2021 marks the 30th birthday of Kathe Koja’s horror novel The Cipher. My edition has an author’s note in which Koja explains that the original title was The Funhole, which would have made more sense. You see, “the Funhole” is literally a hole, a black circular space found in the storage room of an apartment building where Nicholas lives. The hole is blackest black and definitely alive, leaving one question: what’s down there?
Nicholas and his toxic lover, Nakota, can actually smell the Funhole. Sometimes it entices, like baking bread, and other visits are cut short because they’re throwing up due to the rank stink. While Nicholas is drawn to the Funhole but wants to leave it alone, Nakota is obsessed, giving the black hole the nickname and designing experiments to see what’s below. She leaves a jar of bugs near the Funhole, which get chewed up and merged together to make two-headed insects. She lowers a mouse on a string, which explodes.
Then she gets an idea: what if they put a camera down the Funhole? The novel was published in 1991, so getting a camera isn’t as easy as sacrificing your cell phone. Nicholas works at a video store and has to secret out a hand-held camcorder (they used to loan these!) to keep Nakota happy. The video that comes up is horrifying, confusing, and completely addicting. Followers of the Funhole start to occupy the apartment, and though Nicholas wants to avoid the crowds and curl up alone, it seems the Funhole only exists when he’s around.
Koja delivers a horror grunge novel that reads more as an internal psychological thriller than the total terror you might expect of horror published in the 1980s and 1990s. Nicholas lives in squalor, never caring if there’s food or gas in the car; he’s got just enough to draw Nakota to him, the one person from whom he seeks love. She gives him affection just often enough to string him along, so the result is two characters you hate. Nakota is despicable, and he’s more like an apathetic Gen Xer who won’t ditch her because, “I can take a hint, but I can’t live with it.”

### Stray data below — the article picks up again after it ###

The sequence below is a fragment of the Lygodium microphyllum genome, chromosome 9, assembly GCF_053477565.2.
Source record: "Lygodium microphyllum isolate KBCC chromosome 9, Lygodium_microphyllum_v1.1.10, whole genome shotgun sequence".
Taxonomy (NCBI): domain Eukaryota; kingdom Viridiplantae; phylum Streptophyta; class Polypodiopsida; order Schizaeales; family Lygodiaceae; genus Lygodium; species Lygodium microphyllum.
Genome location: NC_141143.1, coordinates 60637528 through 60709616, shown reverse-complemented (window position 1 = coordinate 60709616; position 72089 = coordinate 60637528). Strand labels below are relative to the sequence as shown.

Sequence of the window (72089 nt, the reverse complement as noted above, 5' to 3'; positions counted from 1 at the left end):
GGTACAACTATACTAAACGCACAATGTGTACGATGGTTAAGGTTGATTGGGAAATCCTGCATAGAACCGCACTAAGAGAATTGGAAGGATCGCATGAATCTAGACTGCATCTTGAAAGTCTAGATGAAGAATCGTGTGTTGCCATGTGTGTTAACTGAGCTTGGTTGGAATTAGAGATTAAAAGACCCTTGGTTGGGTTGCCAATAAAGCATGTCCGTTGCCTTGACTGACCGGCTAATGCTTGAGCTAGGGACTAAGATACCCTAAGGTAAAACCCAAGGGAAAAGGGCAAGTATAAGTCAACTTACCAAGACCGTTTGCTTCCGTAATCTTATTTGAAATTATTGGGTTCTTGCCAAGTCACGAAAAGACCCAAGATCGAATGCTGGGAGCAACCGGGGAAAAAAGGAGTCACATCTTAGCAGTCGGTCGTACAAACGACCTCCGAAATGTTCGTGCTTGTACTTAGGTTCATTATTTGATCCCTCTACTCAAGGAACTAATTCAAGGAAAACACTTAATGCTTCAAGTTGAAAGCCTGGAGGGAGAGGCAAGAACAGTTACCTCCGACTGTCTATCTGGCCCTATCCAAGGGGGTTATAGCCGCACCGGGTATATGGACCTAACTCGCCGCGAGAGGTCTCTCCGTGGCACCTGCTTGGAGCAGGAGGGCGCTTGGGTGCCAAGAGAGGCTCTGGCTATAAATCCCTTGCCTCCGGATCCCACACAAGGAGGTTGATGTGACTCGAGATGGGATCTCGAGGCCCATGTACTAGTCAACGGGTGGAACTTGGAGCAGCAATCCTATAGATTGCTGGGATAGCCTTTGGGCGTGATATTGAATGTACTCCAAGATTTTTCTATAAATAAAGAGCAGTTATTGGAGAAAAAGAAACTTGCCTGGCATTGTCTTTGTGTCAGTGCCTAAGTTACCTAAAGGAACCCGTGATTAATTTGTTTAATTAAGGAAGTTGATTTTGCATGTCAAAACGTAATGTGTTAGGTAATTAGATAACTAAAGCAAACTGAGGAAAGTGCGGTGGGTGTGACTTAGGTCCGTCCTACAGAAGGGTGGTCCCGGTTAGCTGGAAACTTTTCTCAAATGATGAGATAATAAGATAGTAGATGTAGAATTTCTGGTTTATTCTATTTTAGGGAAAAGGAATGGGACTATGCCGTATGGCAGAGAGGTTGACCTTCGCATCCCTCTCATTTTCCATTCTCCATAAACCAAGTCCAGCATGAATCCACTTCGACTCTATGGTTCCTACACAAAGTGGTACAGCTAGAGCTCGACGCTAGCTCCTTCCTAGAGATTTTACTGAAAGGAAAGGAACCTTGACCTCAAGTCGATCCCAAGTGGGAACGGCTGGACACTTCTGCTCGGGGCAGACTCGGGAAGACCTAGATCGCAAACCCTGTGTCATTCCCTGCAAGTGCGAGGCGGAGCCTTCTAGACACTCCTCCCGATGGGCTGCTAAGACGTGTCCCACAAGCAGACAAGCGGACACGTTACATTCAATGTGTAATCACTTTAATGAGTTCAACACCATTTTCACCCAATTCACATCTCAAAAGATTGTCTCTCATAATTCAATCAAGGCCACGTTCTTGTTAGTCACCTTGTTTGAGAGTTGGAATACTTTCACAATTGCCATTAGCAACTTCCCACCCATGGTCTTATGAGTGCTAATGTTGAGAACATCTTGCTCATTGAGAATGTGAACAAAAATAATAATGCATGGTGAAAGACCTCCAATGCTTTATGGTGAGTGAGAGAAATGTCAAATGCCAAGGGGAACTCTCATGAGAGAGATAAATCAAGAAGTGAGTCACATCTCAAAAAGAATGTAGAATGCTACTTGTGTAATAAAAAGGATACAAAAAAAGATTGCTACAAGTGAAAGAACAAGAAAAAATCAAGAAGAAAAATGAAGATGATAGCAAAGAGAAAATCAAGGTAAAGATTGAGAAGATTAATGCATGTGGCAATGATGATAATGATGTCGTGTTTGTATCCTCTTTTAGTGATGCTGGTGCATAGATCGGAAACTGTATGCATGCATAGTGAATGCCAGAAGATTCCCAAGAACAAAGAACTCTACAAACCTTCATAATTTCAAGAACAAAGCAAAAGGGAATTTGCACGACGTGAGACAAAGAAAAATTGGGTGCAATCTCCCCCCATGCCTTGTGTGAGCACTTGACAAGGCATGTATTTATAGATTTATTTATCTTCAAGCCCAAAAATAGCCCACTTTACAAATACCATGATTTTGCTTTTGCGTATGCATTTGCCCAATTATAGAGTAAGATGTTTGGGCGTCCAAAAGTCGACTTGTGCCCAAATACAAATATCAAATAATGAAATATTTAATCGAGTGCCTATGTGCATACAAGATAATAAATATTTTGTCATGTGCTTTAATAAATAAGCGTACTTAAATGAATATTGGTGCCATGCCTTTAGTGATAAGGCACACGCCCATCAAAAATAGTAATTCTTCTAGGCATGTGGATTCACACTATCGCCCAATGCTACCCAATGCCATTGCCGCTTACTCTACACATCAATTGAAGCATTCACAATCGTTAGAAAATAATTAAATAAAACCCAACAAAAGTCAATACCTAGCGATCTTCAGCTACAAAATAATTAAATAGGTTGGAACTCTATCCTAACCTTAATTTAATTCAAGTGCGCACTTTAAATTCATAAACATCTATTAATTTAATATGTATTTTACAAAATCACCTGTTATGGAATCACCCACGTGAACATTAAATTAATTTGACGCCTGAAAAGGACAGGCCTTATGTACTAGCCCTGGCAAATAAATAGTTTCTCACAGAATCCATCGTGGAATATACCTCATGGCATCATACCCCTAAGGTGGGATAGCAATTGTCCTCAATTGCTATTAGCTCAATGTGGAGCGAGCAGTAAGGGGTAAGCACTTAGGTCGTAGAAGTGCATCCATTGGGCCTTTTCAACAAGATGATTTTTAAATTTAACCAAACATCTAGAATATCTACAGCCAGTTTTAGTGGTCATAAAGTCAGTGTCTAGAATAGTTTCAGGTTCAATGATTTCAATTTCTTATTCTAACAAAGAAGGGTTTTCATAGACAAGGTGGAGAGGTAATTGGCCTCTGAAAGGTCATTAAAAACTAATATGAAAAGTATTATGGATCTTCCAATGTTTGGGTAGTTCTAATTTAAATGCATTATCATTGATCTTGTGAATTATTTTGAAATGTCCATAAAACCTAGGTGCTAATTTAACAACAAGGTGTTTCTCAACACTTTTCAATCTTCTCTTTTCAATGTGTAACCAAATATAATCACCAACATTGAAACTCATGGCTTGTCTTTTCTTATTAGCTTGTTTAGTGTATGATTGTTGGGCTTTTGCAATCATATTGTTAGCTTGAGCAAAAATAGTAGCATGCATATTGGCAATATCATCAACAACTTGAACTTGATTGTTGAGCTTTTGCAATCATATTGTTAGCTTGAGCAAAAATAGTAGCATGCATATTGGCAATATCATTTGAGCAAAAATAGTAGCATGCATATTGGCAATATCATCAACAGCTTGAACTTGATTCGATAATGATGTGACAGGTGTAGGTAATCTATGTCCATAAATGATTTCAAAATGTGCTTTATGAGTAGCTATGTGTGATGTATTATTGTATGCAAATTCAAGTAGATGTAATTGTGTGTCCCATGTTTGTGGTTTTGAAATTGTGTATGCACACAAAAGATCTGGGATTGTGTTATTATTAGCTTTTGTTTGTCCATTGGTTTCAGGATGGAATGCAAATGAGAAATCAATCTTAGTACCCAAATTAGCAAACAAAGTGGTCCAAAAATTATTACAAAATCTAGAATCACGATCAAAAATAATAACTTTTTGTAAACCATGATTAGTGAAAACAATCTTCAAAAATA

The Cipher, oddly, is a slow-moving book. Much is made of the fact that Nicholas and Nakota were messing around the Funhole when he trips and down goes his arm. Later, the submerged hand grows its own black hole, one that seeps like an infection, and later oozes other material — whatever it’s near, if I understand correctly. We’re also talking about a main character who drinks too much, is often freezing in an unheated apartment, and does he eat? His vitamin levels must be awful. There’s a vibe of SLC Punk meets American Psycho, messed up characters and living in squalor. Without a connection to society, Nicholas’s life seems slowed down to individual moments with a gross hand.
Creeping along in psychological torment, it sometimes feels like not much is happening. The Funhole is supposed to be a secret, or so Nicholas assumed, but Nakota shows the tape to her friend and his girlfriend, and later Nicholas tries to one-up a pretentious performance artist named Malcolm by showing him the tape. Malcolm arrives with a crew of groupies, who are like loyal, obsessed undergrads. But when Nakota can’t sway the groupies and Nicholas wins them over from Malcolm’s influence, Nakota finds other underlings to boss around, and the plot is filled to the brim with random bodies all worshiping the Funhole. At times, I just wanted something to happen with the Funhole instead of the characters, but I suppose I’m missing the point: it’s the people that are terrifying, not the black hole in the closet.
Finally, near the end of this 300+ page novel, Nicholas locks himself into the storage room with the Funhole, and it seems the door to the room can no longer be opened. Art pieces left in the room by the Funhole followers come to life, and when Nicholas puts his wounded hand back in the Funhole, he describes the sensation:
. . . my hand was squeezed, squeezed like caught in machinery, and I screamed, oh did I scream, my broken fractured finger bent and twisted and my other lesser bones twirled and blended in my flesh, and I thought as I screamed. This is what the bugs must have felt . . .
And the ending? I was both pleased and bummed. It made sense in the context, but I wanted more Clive Barker and less Lord of the Flies. Though I was entertained by The Cipher, I wish it were shorter and found myself thinking, “hurry up and do something horrifying with the hole!” more often than I care to admit.